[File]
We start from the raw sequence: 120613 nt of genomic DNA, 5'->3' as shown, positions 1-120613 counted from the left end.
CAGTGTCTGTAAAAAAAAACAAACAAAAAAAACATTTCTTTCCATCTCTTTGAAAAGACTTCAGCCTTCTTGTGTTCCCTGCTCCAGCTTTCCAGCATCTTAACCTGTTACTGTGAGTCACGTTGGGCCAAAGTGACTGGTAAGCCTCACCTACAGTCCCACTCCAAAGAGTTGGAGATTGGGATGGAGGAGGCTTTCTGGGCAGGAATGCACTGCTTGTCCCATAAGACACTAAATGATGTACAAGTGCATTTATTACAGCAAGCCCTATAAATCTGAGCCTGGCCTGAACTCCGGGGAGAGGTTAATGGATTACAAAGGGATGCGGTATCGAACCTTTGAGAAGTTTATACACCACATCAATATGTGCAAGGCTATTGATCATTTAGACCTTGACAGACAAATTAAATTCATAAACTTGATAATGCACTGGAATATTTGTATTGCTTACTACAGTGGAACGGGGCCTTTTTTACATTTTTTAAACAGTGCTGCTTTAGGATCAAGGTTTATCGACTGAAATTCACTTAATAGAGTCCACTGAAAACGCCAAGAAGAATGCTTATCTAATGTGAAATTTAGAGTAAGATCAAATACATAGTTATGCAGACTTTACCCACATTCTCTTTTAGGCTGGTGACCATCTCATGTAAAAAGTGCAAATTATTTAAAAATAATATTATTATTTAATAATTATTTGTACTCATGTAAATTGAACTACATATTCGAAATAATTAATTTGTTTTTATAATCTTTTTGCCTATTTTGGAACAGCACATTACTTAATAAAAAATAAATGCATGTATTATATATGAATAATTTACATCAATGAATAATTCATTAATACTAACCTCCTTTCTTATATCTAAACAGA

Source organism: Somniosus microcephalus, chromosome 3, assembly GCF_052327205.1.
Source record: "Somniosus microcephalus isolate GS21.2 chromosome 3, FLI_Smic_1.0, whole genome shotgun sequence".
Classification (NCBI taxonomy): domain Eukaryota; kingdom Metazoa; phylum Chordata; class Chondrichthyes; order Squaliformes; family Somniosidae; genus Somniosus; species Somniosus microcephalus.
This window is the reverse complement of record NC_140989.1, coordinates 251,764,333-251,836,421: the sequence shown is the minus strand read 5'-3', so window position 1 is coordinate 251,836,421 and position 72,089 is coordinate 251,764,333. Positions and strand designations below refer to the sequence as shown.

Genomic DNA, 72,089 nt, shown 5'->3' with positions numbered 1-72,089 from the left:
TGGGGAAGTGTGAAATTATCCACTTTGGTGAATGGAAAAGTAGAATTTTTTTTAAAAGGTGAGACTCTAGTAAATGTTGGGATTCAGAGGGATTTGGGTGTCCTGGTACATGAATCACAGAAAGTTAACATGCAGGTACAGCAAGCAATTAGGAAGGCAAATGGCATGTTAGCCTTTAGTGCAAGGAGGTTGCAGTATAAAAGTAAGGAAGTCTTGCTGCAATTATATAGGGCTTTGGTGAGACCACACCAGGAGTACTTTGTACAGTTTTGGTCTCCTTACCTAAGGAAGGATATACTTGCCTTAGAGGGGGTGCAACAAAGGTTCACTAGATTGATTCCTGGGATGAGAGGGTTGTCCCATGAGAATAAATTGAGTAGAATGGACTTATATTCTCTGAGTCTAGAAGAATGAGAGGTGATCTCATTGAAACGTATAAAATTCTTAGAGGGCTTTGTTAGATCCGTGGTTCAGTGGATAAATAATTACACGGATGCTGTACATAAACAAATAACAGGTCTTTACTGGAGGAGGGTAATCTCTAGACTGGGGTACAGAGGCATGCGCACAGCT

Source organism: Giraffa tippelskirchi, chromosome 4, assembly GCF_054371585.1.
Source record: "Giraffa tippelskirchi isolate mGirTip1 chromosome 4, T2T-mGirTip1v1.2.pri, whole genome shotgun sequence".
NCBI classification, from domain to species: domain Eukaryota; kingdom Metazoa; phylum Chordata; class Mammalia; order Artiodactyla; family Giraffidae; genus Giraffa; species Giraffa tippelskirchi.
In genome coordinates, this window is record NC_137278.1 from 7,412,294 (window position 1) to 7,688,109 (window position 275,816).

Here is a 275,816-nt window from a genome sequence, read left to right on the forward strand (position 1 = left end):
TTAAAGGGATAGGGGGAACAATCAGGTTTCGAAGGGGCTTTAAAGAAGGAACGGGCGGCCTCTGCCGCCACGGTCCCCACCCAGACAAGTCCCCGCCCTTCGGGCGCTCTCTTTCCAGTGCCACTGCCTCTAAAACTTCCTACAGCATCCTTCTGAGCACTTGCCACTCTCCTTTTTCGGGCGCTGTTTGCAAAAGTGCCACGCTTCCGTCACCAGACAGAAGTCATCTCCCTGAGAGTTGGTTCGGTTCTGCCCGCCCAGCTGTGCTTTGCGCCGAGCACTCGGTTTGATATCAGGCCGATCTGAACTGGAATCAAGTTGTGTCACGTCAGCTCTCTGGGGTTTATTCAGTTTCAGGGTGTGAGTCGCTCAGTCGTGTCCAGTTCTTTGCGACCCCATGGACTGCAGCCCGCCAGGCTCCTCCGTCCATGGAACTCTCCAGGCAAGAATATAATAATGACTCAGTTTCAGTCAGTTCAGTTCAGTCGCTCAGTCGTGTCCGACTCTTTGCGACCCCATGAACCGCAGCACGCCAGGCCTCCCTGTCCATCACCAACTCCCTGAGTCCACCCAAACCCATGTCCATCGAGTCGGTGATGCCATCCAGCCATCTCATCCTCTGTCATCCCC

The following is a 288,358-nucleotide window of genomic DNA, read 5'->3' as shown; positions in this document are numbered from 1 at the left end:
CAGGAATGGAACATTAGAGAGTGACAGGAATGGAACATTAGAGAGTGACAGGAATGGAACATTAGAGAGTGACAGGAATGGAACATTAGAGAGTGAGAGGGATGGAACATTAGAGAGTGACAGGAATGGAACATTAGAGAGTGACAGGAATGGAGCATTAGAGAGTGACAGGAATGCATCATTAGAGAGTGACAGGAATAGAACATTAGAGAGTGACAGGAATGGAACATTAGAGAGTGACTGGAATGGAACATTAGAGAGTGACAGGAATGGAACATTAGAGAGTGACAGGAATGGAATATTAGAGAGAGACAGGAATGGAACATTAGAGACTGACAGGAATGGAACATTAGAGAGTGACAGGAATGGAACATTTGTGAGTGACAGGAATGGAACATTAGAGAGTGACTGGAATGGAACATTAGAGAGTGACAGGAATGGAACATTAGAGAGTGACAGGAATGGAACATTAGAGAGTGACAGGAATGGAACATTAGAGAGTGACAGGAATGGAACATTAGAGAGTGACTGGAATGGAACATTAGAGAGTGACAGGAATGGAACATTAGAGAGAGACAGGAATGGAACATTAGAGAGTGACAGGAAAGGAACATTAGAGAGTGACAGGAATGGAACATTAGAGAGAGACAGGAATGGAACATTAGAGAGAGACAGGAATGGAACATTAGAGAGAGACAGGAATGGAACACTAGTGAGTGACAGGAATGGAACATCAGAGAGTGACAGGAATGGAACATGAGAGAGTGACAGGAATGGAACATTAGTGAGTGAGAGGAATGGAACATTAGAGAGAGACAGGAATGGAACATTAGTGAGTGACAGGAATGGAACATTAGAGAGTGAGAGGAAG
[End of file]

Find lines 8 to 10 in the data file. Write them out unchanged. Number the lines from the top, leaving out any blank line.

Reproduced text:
TGGGGAAGTGTGAAATTATCCACTTTGGTGAATGGAAAAGTAGAATTTTTTTTAAAAGGTGAGACTCTAGTAAATGTTGGGATTCAGAGGGATTTGGGTGTCCTGGTACATGAATCACAGAAAGTTAACATGCAGGTACAGCAAGCAATTAGGAAGGCAAATGGCATGTTAGCCTTTAGTGCAAGGAGGTTGCAGTATAAAAGTAAGGAAGTCTTGCTGCAATTATATAGGGCTTTGGTGAGACCACACCAGGAGTACTTTGTACAGTTTTGGTCTCCTTACCTAAGGAAGGATATACTTGCCTTAGAGGGGGTGCAACAAAGGTTCACTAGATTGATTCCTGGGATGAGAGGGTTGTCCCATGAGAATAAATTGAGTAGAATGGACTTATATTCTCTGAGTCTAGAAGAATGAGAGGTGATCTCATTGAAACGTATAAAATTCTTAGAGGGCTTTGTTAGATCCGTGGTTCAGTGGATAAATAATTACACGGATGCTGTACATAAACAAATAACAGGTCTTTACTGGAGGAGGGTAATCTCTAGACTGGGGTACAGAGGCATGCGCACAGCT

Source organism: Giraffa tippelskirchi, chromosome 4, assembly GCF_054371585.1.
Source record: "Giraffa tippelskirchi isolate mGirTip1 chromosome 4, T2T-mGirTip1v1.2.pri, whole genome shotgun sequence".